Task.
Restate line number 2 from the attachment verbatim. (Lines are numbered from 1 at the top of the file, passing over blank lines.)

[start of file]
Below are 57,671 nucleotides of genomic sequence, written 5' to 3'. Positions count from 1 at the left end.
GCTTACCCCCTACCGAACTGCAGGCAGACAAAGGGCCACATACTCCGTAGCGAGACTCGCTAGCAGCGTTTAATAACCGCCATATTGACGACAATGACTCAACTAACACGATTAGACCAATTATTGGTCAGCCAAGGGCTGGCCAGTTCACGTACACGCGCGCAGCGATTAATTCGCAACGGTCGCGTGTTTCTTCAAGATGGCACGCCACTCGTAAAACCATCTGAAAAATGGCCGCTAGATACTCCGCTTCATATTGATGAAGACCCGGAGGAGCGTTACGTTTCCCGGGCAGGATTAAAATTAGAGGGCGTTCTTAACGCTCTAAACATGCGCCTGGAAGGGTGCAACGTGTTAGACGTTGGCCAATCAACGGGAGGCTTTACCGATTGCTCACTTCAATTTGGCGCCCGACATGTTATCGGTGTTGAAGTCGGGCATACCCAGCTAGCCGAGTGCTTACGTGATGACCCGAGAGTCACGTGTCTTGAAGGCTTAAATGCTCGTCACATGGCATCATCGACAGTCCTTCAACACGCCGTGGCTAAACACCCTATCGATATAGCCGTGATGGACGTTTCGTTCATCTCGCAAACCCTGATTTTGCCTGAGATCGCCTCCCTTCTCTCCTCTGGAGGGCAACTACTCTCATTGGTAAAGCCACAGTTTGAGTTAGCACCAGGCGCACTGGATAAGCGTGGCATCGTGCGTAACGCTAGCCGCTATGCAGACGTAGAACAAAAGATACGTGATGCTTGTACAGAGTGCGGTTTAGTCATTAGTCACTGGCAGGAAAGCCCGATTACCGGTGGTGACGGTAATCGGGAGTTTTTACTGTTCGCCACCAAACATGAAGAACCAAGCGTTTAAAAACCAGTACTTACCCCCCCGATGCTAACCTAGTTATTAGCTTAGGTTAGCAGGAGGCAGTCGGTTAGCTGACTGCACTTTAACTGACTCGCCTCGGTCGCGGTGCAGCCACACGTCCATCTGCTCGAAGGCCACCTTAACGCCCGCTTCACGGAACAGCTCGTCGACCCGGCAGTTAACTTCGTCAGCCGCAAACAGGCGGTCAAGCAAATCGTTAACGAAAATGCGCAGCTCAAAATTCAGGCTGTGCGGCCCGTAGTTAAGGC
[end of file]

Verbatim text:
GCTTACCCCCTACCGAACTGCAGGCAGACAAAGGGCCACATACTCCGTAGCGAGACTCGCTAGCAGCGTTTAATAACCGCCATATTGACGACAATGACTCAACTAACACGATTAGACCAATTATTGGTCAGCCAAGGGCTGGCCAGTTCACGTACACGCGCGCAGCGATTAATTCGCAACGGTCGCGTGTTTCTTCAAGATGGCACGCCACTCGTAAAACCATCTGAAAAATGGCCGCTAGATACTCCGCTTCATATTGATGAAGACCCGGAGGAGCGTTACGTTTCCCGGGCAGGATTAAAATTAGAGGGCGTTCTTAACGCTCTAAACATGCGCCTGGAAGGGTGCAACGTGTTAGACGTTGGCCAATCAACGGGAGGCTTTACCGATTGCTCACTTCAATTTGGCGCCCGACATGTTATCGGTGTTGAAGTCGGGCATACCCAGCTAGCCGAGTGCTTACGTGATGACCCGAGAGTCACGTGTCTTGAAGGCTTAAATGCTCGTCACATGGCATCATCGACAGTCCTTCAACACGCCGTGGCTAAACACCCTATCGATATAGCCGTGATGGACGTTTCGTTCATCTCGCAAACCCTGATTTTGCCTGAGATCGCCTCCCTTCTCTCCTCTGGAGGGCAACTACTCTCATTGGTAAAGCCACAGTTTGAGTTAGCACCAGGCGCACTGGATAAGCGTGGCATCGTGCGTAACGCTAGCCGCTATGCAGACGTAGAACAAAAGATACGTGATGCTTGTACAGAGTGCGGTTTAGTCATTAGTCACTGGCAGGAAAGCCCGATTACCGGTGGTGACGGTAATCGGGAGTTTTTACTGTTCGCCACCAAACATGAAGAACCAAGCGTTTAAAAACCAGTACTTACCCCCCCGATGCTAACCTAGTTATTAGCTTAGGTTAGCAGGAGGCAGTCGGTTAGCTGACTGCACTTTAACTGACTCGCCTCGGTCGCGGTGCAGCCACACGTCCATCTGCTCGAAGGCCACCTTAACGCCCGCTTCACGGAACAGCTCGTCGACCCGGCAGTTAACTTCGTCAGCCGCAAACAGGCGGTCAAGCAAATCGTTAACGAAAATGCGCAGCTCAAAATTCAGGCTGTGCGGCCCGTAGTTAAGGC